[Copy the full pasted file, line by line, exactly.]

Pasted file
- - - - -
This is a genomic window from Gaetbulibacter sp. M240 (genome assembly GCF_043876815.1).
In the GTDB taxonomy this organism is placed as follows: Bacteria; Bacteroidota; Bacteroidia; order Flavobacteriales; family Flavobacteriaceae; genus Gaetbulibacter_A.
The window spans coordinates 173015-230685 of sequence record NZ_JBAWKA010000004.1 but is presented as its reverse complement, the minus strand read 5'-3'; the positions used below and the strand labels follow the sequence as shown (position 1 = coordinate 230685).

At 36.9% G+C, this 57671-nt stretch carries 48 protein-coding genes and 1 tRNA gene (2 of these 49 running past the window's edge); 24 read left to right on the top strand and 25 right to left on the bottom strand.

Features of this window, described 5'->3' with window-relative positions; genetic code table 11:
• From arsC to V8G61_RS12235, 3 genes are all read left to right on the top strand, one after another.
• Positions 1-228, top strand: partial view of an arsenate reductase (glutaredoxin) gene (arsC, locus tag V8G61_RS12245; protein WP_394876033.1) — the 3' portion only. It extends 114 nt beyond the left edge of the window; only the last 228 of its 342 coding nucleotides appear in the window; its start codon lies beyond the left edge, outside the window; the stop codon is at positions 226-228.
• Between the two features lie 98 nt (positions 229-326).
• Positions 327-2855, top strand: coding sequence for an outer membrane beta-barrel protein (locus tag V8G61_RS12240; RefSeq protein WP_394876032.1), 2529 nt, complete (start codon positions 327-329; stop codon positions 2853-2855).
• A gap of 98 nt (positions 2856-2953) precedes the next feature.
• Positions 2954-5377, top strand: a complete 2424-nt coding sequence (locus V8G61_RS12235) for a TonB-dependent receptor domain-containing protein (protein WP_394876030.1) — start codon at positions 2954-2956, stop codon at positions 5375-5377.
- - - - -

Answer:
This is a genomic window from Gaetbulibacter sp. M240 (genome assembly GCF_043876815.1).
In the GTDB taxonomy this organism is placed as follows: Bacteria; Bacteroidota; Bacteroidia; order Flavobacteriales; family Flavobacteriaceae; genus Gaetbulibacter_A.
The window spans coordinates 173015-230685 of sequence record NZ_JBAWKA010000004.1 but is presented as its reverse complement, the minus strand read 5'-3'; the positions used below and the strand labels follow the sequence as shown (position 1 = coordinate 230685).

At 36.9% G+C, this 57671-nt stretch carries 48 protein-coding genes and 1 tRNA gene (2 of these 49 running past the window's edge); 24 read left to right on the top strand and 25 right to left on the bottom strand.

Features of this window, described 5'->3' with window-relative positions; genetic code table 11:
• From arsC to V8G61_RS12235, 3 genes are all read left to right on the top strand, one after another.
• Positions 1-228, top strand: partial view of an arsenate reductase (glutaredoxin) gene (arsC, locus tag V8G61_RS12245; protein WP_394876033.1) — the 3' portion only. It extends 114 nt beyond the left edge of the window; only the last 228 of its 342 coding nucleotides appear in the window; its start codon lies beyond the left edge, outside the window; the stop codon is at positions 226-228.
• Between the two features lie 98 nt (positions 229-326).
• Positions 327-2855, top strand: coding sequence for an outer membrane beta-barrel protein (locus tag V8G61_RS12240; RefSeq protein WP_394876032.1), 2529 nt, complete (start codon positions 327-329; stop codon positions 2853-2855).
• A gap of 98 nt (positions 2856-2953) precedes the next feature.
• Positions 2954-5377, top strand: a complete 2424-nt coding sequence (locus V8G61_RS12235) for a TonB-dependent receptor domain-containing protein (protein WP_394876030.1) — start codon at positions 2954-2956, stop codon at positions 5375-5377.